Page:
Judge Don Willett, also of the Fifth Circuit, wasn’t pleased. Like the District Court judge, he felt that before any discovery was taken it was too soon to make any judgment about the officers’ behavior. He asked the full court to review the case en banc -- basically, to give the plaintiff one more chance to convince the full appeals court that the three-judge panel was wrong before appealing to the Supreme Court. Of the 17 judges on the Fifth Circuit, 13 judges said no. And one of the judges only wanted to hear the case to make it extra clear that the original appeals panel got it right. Also, they took turns calling Judge Willett a histrionic woke-lord and spent much of their opinions saying that he was, essentially, a pussy and a liar.
Being called a woke-lord was probably something of a surprise for Judge Willett because before joining the federal bench he was a modest Twitter sensation for being a libertarian justice on the Texas Supreme Court who liked to post memes and make dad jokes but also was, I repeat, a libertarian. Judge Willett thought of it as a fairly straightforward case about civil procedure -- the rules about how cases wind through the system -- whereas his colleagues thought it was a case about Cops Making Split Second Decisions.
To Willett it was simple: before any discovery is taken, it’s premature to dismiss the plaintiffs’ case. They should be given the opportunity to take depositions, obtain police records, hire experts to analyze the information that they collect, and present a complete argument about what they already suspect is true on its face: it was unreasonable to destroy the village to save it.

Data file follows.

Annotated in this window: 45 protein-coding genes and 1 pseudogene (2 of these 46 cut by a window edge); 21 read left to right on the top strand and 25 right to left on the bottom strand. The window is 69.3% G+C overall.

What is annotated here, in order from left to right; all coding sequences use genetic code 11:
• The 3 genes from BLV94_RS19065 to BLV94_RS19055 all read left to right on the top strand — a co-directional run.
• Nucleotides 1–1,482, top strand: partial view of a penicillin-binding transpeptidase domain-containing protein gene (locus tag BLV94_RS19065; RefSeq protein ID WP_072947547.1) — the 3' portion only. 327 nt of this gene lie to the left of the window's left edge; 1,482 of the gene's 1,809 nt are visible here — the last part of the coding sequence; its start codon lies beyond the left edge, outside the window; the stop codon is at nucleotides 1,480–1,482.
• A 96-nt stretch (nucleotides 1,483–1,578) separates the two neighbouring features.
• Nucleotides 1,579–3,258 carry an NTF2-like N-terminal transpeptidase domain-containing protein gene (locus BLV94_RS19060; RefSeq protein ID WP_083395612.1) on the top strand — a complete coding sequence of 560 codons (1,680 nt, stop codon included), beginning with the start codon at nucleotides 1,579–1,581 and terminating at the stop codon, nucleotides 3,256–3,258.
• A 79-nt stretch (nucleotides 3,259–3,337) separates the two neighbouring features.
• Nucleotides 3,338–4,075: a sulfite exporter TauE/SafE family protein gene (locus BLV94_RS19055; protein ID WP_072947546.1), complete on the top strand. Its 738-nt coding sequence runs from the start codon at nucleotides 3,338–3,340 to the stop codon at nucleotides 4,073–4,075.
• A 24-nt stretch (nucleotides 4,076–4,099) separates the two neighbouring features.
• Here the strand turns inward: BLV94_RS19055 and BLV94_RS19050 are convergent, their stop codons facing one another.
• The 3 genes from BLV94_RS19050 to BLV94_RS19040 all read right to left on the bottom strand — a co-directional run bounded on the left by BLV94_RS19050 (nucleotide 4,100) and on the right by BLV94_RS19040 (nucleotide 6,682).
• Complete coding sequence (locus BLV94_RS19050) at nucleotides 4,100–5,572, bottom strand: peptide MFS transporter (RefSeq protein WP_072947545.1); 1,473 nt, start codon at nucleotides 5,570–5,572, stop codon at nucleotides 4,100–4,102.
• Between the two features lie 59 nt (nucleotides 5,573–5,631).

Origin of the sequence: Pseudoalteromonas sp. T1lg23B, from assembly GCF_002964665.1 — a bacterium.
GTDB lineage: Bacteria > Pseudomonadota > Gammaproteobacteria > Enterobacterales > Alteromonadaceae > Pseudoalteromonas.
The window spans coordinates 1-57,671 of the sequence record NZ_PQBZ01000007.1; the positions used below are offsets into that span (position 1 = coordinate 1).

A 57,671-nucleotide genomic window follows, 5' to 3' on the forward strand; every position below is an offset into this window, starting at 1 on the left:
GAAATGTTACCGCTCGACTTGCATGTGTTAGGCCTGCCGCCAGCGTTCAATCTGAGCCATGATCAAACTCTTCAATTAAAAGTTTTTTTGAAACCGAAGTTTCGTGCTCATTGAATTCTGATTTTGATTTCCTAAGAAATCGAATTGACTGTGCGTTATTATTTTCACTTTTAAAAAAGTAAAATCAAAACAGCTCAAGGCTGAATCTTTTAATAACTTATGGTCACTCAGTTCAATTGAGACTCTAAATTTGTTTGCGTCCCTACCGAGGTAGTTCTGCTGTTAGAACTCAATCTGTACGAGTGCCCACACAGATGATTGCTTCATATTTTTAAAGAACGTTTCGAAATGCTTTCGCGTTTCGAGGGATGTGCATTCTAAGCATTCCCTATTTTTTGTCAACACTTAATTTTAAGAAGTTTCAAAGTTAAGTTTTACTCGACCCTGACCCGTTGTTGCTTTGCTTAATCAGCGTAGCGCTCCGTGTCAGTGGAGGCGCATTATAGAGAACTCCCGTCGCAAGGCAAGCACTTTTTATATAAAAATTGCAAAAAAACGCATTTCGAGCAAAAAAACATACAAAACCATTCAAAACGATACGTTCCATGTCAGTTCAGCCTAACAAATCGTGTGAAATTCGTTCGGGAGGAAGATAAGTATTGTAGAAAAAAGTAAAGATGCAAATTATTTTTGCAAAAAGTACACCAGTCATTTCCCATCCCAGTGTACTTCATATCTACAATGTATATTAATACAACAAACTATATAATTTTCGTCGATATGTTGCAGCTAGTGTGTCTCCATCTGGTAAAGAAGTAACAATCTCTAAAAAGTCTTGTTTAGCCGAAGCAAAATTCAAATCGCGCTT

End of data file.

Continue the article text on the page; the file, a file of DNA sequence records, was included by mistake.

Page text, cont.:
To the other judges, though, all that mattered is that the police were put in a difficult situation and resolved it, in a fashion. End of story. In fact, they are so certain, they take pages to spell out the part that Willett concedes: Olivas was suicidal, had a lighter, was threatening to use it. Willett even concedes that after discovery the Court might agree that there was no alternative. His main complaint is about timing, not result. I apologize for this, but to get to the next part I need to give a quick summary of what lawyers call “pleading standards.”
As a reaction to the olde days, where pleading was a trap for people who didn’t know all of the arcane rules of court, modern notice pleading generally requires only a “short and plain statement of the claim.” The simplest way to put it is that to sue someone your Complaint has to include why the court can hear the case (jurisdiction), why you are suing (claim) and what you want the Court to do (remedy). There are exceptions. Fraud, especially securities fraud, for example, requires more specificity. In addition, over the last 15 years or so, the Supreme Court has been tweaking the liberal pleading standards in federal court to require more information up front. First, in Bell Atlantic v Twombly, SCOTUS said that the pleading had to include enough facts for it to be plausible that the claim was correct and provable through discovery, rather than that the allegations make the claim conceivable. Second, in Ashcroft v Iqbal, SCOTUS expanded the rule beyond antitrust and used it to knock back a claim that Attorney General John Ashcroft and director of the FBI (Robert Mueller, Forrest-Gumping through history) had established the policies that led to his improper post-9/11 detention and abuse. The dissent pointed out, to no avail, that Iqbal made factual allegations but needed discovery to prove them, so these pleading standards were unfair, but that’s where the law stands now: kind of confusing about exactly when you have to provide notice and when you have to give more.